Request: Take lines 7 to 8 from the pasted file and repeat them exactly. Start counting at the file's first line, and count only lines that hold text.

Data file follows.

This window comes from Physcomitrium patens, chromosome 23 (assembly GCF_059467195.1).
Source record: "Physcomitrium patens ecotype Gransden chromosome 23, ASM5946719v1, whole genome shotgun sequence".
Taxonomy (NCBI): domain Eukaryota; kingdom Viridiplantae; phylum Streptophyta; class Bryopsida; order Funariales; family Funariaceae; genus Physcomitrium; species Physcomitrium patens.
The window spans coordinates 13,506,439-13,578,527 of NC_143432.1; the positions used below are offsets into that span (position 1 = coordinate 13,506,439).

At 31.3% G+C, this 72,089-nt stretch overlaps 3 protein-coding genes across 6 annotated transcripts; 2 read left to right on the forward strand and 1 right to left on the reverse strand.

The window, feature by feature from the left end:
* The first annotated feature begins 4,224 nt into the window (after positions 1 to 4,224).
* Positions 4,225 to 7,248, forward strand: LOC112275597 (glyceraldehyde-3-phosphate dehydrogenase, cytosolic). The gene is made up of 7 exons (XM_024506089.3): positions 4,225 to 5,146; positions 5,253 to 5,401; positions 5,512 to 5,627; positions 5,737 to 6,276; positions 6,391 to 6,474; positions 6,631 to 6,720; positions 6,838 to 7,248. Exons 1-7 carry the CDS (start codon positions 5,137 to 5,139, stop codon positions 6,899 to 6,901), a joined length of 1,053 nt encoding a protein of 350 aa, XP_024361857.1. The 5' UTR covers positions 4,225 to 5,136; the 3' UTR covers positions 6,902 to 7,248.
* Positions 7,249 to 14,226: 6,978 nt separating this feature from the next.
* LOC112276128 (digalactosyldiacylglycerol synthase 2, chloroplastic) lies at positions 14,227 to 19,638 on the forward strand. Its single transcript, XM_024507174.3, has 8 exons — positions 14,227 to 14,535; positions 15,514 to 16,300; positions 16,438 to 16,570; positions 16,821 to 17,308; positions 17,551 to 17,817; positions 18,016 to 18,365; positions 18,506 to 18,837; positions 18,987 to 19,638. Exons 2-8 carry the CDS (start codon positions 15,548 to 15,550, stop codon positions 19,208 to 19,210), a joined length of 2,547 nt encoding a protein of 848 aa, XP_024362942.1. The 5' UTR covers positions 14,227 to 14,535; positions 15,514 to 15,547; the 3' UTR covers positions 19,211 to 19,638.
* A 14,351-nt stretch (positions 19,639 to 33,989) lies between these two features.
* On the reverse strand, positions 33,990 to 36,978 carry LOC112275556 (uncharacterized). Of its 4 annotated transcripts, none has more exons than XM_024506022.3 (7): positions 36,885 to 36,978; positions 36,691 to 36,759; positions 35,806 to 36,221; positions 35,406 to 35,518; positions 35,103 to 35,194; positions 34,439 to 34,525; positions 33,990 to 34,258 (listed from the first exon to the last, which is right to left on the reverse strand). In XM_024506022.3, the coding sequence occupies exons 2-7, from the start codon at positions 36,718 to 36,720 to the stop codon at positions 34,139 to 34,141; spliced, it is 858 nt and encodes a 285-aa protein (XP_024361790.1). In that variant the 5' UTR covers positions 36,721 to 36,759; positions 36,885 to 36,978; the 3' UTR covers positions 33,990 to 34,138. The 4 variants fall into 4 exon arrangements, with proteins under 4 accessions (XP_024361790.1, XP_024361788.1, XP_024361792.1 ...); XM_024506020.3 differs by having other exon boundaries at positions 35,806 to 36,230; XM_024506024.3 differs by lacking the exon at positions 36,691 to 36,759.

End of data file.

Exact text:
* The first annotated feature begins 4,224 nt into the window (after positions 1 to 4,224).
* Positions 4,225 to 7,248, forward strand: LOC112275597 (glyceraldehyde-3-phosphate dehydrogenase, cytosolic). The gene is made up of 7 exons (XM_024506089.3): positions 4,225 to 5,146; positions 5,253 to 5,401; positions 5,512 to 5,627; positions 5,737 to 6,276; positions 6,391 to 6,474; positions 6,631 to 6,720; positions 6,838 to 7,248. Exons 1-7 carry the CDS (start codon positions 5,137 to 5,139, stop codon positions 6,899 to 6,901), a joined length of 1,053 nt encoding a protein of 350 aa, XP_024361857.1. The 5' UTR covers positions 4,225 to 5,136; the 3' UTR covers positions 6,902 to 7,248.